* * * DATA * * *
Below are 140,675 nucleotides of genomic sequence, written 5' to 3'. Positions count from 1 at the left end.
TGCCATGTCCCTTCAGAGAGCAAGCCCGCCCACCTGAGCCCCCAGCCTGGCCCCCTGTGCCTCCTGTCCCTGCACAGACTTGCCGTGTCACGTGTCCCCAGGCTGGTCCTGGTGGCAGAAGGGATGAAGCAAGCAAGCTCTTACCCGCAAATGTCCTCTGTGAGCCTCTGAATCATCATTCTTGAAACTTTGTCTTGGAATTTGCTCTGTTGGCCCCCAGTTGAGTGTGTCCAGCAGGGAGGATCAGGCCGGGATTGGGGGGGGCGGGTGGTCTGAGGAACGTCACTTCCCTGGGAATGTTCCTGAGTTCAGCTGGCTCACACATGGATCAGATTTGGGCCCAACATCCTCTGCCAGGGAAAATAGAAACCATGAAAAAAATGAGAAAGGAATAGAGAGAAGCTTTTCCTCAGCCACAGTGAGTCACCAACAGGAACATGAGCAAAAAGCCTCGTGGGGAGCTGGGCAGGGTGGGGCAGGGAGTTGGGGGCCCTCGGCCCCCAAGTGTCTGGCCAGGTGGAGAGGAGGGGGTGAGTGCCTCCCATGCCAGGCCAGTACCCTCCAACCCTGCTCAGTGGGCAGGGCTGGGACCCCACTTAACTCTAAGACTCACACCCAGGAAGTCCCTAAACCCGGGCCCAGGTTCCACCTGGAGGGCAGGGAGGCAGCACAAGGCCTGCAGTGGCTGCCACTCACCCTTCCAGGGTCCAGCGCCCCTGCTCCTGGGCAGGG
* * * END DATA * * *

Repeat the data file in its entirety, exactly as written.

Below are 140,675 nucleotides of genomic sequence, written 5' to 3'. Positions count from 1 at the left end.
TGCCATGTCCCTTCAGAGAGCAAGCCCGCCCACCTGAGCCCCCAGCCTGGCCCCCTGTGCCTCCTGTCCCTGCACAGACTTGCCGTGTCACGTGTCCCCAGGCTGGTCCTGGTGGCAGAAGGGATGAAGCAAGCAAGCTCTTACCCGCAAATGTCCTCTGTGAGCCTCTGAATCATCATTCTTGAAACTTTGTCTTGGAATTTGCTCTGTTGGCCCCCAGTTGAGTGTGTCCAGCAGGGAGGATCAGGCCGGGATTGGGGGGGGCGGGTGGTCTGAGGAACGTCACTTCCCTGGGAATGTTCCTGAGTTCAGCTGGCTCACACATGGATCAGATTTGGGCCCAACATCCTCTGCCAGGGAAAATAGAAACCATGAAAAAAATGAGAAAGGAATAGAGAGAAGCTTTTCCTCAGCCACAGTGAGTCACCAACAGGAACATGAGCAAAAAGCCTCGTGGGGAGCTGGGCAGGGTGGGGCAGGGAGTTGGGGGCCCTCGGCCCCCAAGTGTCTGGCCAGGTGGAGAGGAGGGGGTGAGTGCCTCCCATGCCAGGCCAGTACCCTCCAACCCTGCTCAGTGGGCAGGGCTGGGACCCCACTTAACTCTAAGACTCACACCCAGGAAGTCCCTAAACCCGGGCCCAGGTTCCACCTGGAGGGCAGGGAGGCAGCACAAGGCCTGCAGTGGCTGCCACTCACCCTTCCAGGGTCCAGCGCCCCTGCTCCTGGGCAGGG